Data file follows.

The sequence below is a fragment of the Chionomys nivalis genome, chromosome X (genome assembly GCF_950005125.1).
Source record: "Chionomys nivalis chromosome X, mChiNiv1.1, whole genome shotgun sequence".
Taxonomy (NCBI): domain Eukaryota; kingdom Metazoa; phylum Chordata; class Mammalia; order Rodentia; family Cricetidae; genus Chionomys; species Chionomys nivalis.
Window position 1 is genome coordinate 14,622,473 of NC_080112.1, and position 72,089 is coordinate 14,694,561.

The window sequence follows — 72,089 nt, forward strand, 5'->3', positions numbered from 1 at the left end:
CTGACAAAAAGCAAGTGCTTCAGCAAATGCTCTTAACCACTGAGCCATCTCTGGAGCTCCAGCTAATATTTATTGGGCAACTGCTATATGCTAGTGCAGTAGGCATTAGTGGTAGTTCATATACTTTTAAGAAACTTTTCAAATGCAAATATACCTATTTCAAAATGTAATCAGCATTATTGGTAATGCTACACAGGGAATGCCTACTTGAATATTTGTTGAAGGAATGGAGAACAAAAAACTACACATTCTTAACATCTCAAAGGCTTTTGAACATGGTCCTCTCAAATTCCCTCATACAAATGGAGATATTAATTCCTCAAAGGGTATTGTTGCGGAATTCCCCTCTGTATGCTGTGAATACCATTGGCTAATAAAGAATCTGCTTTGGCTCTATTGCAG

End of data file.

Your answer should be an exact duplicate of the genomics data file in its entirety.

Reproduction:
The sequence below is a fragment of the Chionomys nivalis genome, chromosome X (genome assembly GCF_950005125.1).
Source record: "Chionomys nivalis chromosome X, mChiNiv1.1, whole genome shotgun sequence".
Taxonomy (NCBI): domain Eukaryota; kingdom Metazoa; phylum Chordata; class Mammalia; order Rodentia; family Cricetidae; genus Chionomys; species Chionomys nivalis.
Window position 1 is genome coordinate 14,622,473 of NC_080112.1, and position 72,089 is coordinate 14,694,561.

The window sequence follows — 72,089 nt, forward strand, 5'->3', positions numbered from 1 at the left end:
CTGACAAAAAGCAAGTGCTTCAGCAAATGCTCTTAACCACTGAGCCATCTCTGGAGCTCCAGCTAATATTTATTGGGCAACTGCTATATGCTAGTGCAGTAGGCATTAGTGGTAGTTCATATACTTTTAAGAAACTTTTCAAATGCAAATATACCTATTTCAAAATGTAATCAGCATTATTGGTAATGCTACACAGGGAATGCCTACTTGAATATTTGTTGAAGGAATGGAGAACAAAAAACTACACATTCTTAACATCTCAAAGGCTTTTGAACATGGTCCTCTCAAATTCCCTCATACAAATGGAGATATTAATTCCTCAAAGGGTATTGTTGCGGAATTCCCCTCTGTATGCTGTGAATACCATTGGCTAATAAAGAATCTGCTTTGGCTCTATTGCAG